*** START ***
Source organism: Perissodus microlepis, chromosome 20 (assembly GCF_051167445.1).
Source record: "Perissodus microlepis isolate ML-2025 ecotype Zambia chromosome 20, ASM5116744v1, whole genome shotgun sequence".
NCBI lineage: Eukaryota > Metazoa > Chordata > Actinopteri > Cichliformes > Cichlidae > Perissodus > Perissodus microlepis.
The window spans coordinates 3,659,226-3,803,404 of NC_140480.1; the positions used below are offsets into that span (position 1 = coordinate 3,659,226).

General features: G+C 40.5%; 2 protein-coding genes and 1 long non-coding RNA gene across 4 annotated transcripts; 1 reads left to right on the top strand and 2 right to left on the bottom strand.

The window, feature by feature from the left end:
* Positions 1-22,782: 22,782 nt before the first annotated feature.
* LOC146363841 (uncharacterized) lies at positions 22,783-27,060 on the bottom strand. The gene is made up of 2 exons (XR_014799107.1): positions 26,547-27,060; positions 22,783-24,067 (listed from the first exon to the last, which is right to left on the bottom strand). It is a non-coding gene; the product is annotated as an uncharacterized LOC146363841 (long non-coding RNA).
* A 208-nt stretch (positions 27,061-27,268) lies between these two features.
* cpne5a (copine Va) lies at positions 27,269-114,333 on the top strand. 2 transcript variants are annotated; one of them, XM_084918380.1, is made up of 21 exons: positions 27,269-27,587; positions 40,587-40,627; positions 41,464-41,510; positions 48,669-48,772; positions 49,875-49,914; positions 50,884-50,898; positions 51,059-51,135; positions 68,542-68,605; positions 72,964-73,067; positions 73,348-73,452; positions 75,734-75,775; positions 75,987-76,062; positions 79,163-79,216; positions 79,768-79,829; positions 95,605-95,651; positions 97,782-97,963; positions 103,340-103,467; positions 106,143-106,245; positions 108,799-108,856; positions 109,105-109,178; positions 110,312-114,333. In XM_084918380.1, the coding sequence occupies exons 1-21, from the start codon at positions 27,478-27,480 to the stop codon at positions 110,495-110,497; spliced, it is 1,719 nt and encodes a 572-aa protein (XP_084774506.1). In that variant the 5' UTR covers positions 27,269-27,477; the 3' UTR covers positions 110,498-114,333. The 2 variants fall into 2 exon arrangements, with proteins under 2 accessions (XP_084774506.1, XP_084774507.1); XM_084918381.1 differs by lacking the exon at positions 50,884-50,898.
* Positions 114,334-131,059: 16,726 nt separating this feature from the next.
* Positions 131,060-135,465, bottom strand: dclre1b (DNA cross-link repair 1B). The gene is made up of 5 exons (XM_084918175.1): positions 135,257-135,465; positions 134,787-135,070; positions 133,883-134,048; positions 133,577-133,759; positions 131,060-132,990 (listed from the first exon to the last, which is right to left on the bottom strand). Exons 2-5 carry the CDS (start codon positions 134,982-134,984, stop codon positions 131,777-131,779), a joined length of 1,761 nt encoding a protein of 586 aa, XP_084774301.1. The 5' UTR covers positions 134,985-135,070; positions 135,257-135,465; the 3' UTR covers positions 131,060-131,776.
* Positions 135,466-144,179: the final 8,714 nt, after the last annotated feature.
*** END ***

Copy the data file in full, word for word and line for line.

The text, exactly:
Source organism: Perissodus microlepis, chromosome 20 (assembly GCF_051167445.1).
Source record: "Perissodus microlepis isolate ML-2025 ecotype Zambia chromosome 20, ASM5116744v1, whole genome shotgun sequence".
NCBI lineage: Eukaryota > Metazoa > Chordata > Actinopteri > Cichliformes > Cichlidae > Perissodus > Perissodus microlepis.
The window spans coordinates 3,659,226-3,803,404 of NC_140480.1; the positions used below are offsets into that span (position 1 = coordinate 3,659,226).

General features: G+C 40.5%; 2 protein-coding genes and 1 long non-coding RNA gene across 4 annotated transcripts; 1 reads left to right on the top strand and 2 right to left on the bottom strand.

The window, feature by feature from the left end:
* Positions 1-22,782: 22,782 nt before the first annotated feature.
* LOC146363841 (uncharacterized) lies at positions 22,783-27,060 on the bottom strand. The gene is made up of 2 exons (XR_014799107.1): positions 26,547-27,060; positions 22,783-24,067 (listed from the first exon to the last, which is right to left on the bottom strand). It is a non-coding gene; the product is annotated as an uncharacterized LOC146363841 (long non-coding RNA).
* A 208-nt stretch (positions 27,061-27,268) lies between these two features.
* cpne5a (copine Va) lies at positions 27,269-114,333 on the top strand. 2 transcript variants are annotated; one of them, XM_084918380.1, is made up of 21 exons: positions 27,269-27,587; positions 40,587-40,627; positions 41,464-41,510; positions 48,669-48,772; positions 49,875-49,914; positions 50,884-50,898; positions 51,059-51,135; positions 68,542-68,605; positions 72,964-73,067; positions 73,348-73,452; positions 75,734-75,775; positions 75,987-76,062; positions 79,163-79,216; positions 79,768-79,829; positions 95,605-95,651; positions 97,782-97,963; positions 103,340-103,467; positions 106,143-106,245; positions 108,799-108,856; positions 109,105-109,178; positions 110,312-114,333. In XM_084918380.1, the coding sequence occupies exons 1-21, from the start codon at positions 27,478-27,480 to the stop codon at positions 110,495-110,497; spliced, it is 1,719 nt and encodes a 572-aa protein (XP_084774506.1). In that variant the 5' UTR covers positions 27,269-27,477; the 3' UTR covers positions 110,498-114,333. The 2 variants fall into 2 exon arrangements, with proteins under 2 accessions (XP_084774506.1, XP_084774507.1); XM_084918381.1 differs by lacking the exon at positions 50,884-50,898.
* Positions 114,334-131,059: 16,726 nt separating this feature from the next.
* Positions 131,060-135,465, bottom strand: dclre1b (DNA cross-link repair 1B). The gene is made up of 5 exons (XM_084918175.1): positions 135,257-135,465; positions 134,787-135,070; positions 133,883-134,048; positions 133,577-133,759; positions 131,060-132,990 (listed from the first exon to the last, which is right to left on the bottom strand). Exons 2-5 carry the CDS (start codon positions 134,982-134,984, stop codon positions 131,777-131,779), a joined length of 1,761 nt encoding a protein of 586 aa, XP_084774301.1. The 5' UTR covers positions 134,985-135,070; positions 135,257-135,465; the 3' UTR covers positions 131,060-131,776.
* Positions 135,466-144,179: the final 8,714 nt, after the last annotated feature.